Compounding our concerns over Councillors' treatment of staff members, Councillor Harvey then used the "Enquiries of Staff" portion of the Agenda (2:45) to bring what should have been a confidential HR issue into the public forum – mis-using his office to malign the work of an identified staff member, and, essentially, publicly mistreat both her and Council process. As one member of the public wrote us: "I was stunned that Councillor Harvey publicly aired concerns about a specific staff member, identified their actual job title (same impact as naming them), exposed their salary, questioned their value. Beyond [Code of Conduct] issues, may expose city to damages." (We have subsequently been told that the salary Councillor Harvey quoted was also false, for what it's worth.) Whatever a Councillor may or may not think of a staff member or their work, exposing them like this in City Council is an egregious breach of not only the Code of Conduct (Sections 5.1, 5.3, 5.12, 14, 19, & 20, at the very least), but also the City's Respect In The Workplace Policy, Council-Staff Relations Policy, the Municipal Freedom of Information and Protection of Privacy Act, and the Violence and Harassment in the Workplace section of the Occupational Health and Safety Amendment Act.

Once again, we apologize for taking so long to complete this update – as you can see from above, there were many apparent breaches of the Code of Conduct and other legislation to digest and analyze!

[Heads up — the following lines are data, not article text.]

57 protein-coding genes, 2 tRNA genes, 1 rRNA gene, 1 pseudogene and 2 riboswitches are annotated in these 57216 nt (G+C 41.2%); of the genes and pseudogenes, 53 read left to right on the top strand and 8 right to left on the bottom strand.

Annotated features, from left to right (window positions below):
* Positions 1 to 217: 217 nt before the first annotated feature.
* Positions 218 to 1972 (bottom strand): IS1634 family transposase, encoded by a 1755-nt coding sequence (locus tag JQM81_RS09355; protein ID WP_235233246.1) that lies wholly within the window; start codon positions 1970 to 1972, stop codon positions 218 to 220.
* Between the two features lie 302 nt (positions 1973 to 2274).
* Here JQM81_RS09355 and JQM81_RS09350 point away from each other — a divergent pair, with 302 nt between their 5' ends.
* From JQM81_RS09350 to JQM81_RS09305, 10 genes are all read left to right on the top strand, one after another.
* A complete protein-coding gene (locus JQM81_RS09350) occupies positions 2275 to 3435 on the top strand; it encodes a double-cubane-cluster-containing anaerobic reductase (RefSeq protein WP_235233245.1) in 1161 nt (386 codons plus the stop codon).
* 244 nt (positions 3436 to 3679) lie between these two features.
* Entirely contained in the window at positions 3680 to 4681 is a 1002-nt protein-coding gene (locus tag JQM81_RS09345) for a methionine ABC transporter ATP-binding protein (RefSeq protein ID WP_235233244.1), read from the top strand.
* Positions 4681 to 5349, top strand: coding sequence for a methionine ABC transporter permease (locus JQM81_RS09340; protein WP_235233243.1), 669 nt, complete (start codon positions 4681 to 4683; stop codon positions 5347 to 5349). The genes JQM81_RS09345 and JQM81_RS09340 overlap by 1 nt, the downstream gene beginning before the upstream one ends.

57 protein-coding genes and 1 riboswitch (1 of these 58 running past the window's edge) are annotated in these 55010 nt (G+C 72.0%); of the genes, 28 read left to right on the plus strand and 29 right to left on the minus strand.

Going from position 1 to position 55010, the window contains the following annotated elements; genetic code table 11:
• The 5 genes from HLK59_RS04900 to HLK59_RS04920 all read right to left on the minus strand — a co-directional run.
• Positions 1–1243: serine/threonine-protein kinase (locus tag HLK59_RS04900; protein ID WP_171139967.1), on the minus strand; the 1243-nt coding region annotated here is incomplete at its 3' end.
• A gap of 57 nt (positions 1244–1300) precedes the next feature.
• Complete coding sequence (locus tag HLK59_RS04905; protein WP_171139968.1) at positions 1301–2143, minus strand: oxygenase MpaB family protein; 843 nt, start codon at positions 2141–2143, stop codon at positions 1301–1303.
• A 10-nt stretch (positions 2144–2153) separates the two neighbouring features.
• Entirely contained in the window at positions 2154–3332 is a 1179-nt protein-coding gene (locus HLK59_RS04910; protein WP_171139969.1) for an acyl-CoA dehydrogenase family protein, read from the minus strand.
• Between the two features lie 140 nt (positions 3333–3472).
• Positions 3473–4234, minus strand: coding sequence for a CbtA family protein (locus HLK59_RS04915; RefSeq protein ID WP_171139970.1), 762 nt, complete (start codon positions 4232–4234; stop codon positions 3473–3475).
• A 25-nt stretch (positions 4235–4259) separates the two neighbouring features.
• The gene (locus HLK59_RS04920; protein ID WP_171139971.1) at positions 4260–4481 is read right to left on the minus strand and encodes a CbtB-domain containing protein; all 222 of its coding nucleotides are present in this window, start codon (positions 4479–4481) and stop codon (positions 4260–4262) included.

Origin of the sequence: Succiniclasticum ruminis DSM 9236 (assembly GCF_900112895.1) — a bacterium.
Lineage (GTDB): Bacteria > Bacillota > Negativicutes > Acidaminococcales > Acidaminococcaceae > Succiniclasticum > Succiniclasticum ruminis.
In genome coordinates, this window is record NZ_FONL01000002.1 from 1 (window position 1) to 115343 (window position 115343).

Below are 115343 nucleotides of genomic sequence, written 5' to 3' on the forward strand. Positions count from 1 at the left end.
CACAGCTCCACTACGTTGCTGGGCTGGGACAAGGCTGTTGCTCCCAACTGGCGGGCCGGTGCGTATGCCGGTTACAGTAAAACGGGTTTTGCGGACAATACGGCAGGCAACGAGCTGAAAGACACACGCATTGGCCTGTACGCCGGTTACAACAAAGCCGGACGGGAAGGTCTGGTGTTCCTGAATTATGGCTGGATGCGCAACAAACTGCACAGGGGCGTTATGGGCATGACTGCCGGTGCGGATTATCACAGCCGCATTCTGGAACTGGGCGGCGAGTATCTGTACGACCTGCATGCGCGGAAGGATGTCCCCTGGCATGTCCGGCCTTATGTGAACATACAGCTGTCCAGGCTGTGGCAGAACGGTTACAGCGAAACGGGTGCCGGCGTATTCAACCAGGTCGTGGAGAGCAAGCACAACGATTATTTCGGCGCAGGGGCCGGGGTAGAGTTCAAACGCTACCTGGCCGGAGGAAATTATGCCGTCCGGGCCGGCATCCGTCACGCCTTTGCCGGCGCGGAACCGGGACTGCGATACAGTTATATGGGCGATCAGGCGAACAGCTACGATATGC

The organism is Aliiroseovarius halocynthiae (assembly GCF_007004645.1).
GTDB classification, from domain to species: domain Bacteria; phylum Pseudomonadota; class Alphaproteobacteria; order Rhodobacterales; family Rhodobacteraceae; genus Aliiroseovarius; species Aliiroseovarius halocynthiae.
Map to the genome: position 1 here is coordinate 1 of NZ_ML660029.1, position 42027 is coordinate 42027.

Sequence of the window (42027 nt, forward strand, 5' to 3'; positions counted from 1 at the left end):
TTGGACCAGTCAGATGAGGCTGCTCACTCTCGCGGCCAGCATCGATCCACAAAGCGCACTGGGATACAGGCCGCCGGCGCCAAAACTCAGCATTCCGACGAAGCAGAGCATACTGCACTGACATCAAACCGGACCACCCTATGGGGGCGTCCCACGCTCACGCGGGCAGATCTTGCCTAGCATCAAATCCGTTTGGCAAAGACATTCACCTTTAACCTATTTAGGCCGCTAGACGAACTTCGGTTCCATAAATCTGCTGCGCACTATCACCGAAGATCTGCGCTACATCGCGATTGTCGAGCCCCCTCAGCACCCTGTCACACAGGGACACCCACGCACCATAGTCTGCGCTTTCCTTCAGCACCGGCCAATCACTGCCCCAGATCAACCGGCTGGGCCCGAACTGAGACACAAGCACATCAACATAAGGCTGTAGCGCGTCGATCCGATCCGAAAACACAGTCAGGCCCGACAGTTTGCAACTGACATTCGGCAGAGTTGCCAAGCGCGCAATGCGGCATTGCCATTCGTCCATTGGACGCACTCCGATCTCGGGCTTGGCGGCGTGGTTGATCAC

Planning Committee

Deputy Mayor Ward has now (temporarily) taken over as Chair, due to Mayor Lehman's leave of absence.

This was a very short meeting, as the first Public Meeting (Official Plan & Zoning amendment for proposed commercial development at 315 & 323 Mapleview Drive West) had no speakers, and the second Public Meeting (Zoning amendment for proposed multi-residential development at 505-533 Yonge Street) only had one speaker.

Seniors Advisory Committee

One recommendation going forward to Finance and Corporate Services Committee – that Legislative and Court Services, in consultation with the Seniors Advisory Committee, establish an award in recognition of seniors and be included as part of the annual Spirit Catcher Award.

Investment Board